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Dent Mater. 2008 Apr;24(4):556-60. doi: 10.1016/j.dental.2007.11.015.

A model for shrinkage strain in photo polymerization of dental composites.

Author information

1
Clinic of Dentistry, Faculty of Medicine, University of Novi Sad, Serbia.

Abstract

OBJECTIVES:

We formulate a new model for the shrinkage strain developed during photo polymerization in dental composites. The model is based on the diffusion type fractional order equation, since it has been proved that polymerization reaction is diffusion controlled (Atai M, Watts DC. A new kinetic model for the photo polymerization shrinkage-strain of dental composites and resin-monomers. Dent Mater 2006;22:785-91). Our model strongly confirms the observation by Atai and Watts (see reference details above) and their experimental results. The shrinkage strain is modeled by a nonlinear differential equation in (see reference details above) and that equation must be solved numerically. In our approach, we use the linear fractional order differential equation to describe the strain rate due to photo polymerization. This equation is solved exactly.

RESULTS:

As shrinkage is a consequence of the polymerization reaction and polymerization reaction is diffusion controlled, we postulate that shrinkage strain rate is described by a diffusion type equation. We find explicit form of solution to this equation and determine the strain in the resin monomers. Also by using equations of linear viscoelasticity, we determine stresses in the polymer due to the shrinkage. The time evolution of stresses implies that the maximal stresses are developed at the very beginning of the polymerization process.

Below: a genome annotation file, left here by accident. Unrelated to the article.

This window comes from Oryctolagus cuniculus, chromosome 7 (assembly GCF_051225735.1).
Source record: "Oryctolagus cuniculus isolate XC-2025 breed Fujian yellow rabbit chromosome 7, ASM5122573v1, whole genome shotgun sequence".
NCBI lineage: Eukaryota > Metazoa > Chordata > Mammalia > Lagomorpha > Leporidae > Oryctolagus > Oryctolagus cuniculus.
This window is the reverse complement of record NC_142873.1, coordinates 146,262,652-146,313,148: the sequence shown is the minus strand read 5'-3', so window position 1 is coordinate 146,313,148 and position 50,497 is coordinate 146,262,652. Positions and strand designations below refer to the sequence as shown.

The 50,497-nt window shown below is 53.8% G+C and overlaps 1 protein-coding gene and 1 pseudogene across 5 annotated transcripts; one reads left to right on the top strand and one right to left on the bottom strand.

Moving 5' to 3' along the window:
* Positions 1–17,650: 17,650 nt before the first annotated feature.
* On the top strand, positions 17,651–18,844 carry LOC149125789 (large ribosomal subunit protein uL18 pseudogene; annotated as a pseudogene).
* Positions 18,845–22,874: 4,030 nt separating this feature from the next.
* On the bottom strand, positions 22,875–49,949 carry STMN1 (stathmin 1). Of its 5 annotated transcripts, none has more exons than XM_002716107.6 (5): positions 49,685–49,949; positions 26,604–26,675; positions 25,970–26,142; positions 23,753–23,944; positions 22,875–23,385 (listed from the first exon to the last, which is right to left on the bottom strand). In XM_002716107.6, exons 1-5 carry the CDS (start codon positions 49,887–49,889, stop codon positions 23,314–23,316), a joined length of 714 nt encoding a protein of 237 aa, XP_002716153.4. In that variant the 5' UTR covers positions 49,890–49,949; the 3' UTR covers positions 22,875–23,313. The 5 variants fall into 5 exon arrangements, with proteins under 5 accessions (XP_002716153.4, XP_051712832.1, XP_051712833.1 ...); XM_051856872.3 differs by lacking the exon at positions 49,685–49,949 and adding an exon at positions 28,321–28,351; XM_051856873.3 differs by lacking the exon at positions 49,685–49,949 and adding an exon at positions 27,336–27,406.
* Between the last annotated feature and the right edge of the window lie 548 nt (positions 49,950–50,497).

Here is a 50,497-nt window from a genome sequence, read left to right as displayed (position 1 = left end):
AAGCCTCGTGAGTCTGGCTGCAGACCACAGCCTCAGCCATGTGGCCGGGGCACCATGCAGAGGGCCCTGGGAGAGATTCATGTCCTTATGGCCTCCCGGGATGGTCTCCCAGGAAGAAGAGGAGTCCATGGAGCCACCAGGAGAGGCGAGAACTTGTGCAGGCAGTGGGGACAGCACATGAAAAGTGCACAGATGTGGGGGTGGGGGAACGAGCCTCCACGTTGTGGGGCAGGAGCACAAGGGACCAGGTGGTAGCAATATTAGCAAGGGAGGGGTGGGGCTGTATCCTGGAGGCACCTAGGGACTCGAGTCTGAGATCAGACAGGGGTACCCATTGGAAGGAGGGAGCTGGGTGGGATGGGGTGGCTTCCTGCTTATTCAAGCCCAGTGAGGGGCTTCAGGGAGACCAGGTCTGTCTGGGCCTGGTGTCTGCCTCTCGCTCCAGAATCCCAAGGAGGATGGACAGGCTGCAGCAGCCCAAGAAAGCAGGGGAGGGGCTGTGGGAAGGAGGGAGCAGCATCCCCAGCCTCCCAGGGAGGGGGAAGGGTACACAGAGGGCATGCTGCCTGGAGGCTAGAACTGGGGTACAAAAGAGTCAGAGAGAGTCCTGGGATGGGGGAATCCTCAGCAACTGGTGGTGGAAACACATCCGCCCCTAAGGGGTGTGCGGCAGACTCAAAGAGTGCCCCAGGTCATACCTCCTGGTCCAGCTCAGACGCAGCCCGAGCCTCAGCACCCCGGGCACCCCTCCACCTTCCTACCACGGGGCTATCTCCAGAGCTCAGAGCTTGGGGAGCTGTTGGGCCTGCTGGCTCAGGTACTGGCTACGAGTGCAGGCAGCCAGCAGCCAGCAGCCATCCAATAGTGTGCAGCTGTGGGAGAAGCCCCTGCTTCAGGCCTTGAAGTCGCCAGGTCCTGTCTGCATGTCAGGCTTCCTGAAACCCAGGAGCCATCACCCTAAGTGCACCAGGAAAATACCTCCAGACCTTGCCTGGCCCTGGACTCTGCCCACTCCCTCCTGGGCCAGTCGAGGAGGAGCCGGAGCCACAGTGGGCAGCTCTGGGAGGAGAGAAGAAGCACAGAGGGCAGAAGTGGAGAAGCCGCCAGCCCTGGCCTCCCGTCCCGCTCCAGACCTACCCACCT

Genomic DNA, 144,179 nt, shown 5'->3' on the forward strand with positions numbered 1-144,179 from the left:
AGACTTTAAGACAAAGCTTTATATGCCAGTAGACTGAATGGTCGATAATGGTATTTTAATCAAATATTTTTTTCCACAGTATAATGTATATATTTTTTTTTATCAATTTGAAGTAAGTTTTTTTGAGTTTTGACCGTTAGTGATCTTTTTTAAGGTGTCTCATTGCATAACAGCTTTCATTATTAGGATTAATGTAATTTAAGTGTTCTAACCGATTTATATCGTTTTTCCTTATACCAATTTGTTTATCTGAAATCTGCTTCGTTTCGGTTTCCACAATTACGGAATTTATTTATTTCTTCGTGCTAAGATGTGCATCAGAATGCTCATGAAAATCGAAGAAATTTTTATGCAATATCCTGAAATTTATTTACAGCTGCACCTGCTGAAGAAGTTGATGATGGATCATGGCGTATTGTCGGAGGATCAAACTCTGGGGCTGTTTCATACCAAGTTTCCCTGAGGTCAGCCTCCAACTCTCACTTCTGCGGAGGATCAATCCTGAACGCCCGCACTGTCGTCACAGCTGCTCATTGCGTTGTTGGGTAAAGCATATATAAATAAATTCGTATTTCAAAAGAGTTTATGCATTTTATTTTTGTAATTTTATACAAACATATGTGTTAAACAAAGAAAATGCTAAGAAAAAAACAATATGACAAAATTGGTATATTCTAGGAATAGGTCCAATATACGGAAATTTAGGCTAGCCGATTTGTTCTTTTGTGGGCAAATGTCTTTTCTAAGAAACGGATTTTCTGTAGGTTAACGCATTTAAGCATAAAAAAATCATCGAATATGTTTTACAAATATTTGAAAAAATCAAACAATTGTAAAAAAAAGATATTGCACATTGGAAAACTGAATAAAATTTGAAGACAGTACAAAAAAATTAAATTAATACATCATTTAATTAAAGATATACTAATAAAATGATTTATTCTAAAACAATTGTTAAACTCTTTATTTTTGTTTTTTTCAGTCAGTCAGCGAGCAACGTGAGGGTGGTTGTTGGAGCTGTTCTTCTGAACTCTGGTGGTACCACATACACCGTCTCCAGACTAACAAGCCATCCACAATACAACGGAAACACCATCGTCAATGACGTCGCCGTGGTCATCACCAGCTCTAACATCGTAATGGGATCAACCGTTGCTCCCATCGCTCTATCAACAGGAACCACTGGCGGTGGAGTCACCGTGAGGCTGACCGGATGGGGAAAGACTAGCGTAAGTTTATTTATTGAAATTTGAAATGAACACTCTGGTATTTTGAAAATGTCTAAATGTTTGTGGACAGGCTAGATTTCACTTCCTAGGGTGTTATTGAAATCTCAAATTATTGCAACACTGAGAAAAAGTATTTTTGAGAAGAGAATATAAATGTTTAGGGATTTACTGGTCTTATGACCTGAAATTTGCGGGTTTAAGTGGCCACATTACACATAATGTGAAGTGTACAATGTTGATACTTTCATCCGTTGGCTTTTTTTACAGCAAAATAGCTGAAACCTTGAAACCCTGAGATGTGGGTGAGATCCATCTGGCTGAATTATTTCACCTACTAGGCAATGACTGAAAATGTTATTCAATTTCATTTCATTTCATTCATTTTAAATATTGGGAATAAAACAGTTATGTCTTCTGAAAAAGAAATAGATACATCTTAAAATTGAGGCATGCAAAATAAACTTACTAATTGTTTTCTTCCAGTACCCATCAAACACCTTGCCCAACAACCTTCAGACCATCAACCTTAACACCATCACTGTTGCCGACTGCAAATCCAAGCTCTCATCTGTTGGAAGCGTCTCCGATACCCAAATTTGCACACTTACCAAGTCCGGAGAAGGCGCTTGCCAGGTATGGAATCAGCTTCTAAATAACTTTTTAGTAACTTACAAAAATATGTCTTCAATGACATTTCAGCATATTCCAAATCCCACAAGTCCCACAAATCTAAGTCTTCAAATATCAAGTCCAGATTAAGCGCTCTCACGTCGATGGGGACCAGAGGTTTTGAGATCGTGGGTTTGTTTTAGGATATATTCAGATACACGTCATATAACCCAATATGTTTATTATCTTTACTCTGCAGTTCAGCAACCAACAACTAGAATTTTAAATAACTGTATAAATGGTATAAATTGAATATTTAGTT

SIGNIFICANCE:

The stress in a dental composite that is light treated has the largest value short time after the treatment starts. The strain settles at the constant value in the time of about 100s (for the cases treated in Atai and Watts). From the model developed here, the shrinkage strain of dental composites and resin monomers is analytically determined. The maximal value of stresses is important, since this value must be smaller than the adhesive bond strength at cavo-restoration interface. The maximum stress determined here depends on the diffusivity coefficient. Since diffusivity coefficient increases as polymerization proceeds, it follows that the periods of light treatments should be shorter at the beginning of the treatment and longer at the end of the treatment, with dark interval between the initial low intensity and following high intensity curing. This is because at the end of polymerization the stress relaxation cannot take place.

PMID:
18178247
DOI:
10.1016/j.dental.2007.11.015
[Indexed for MEDLINE]

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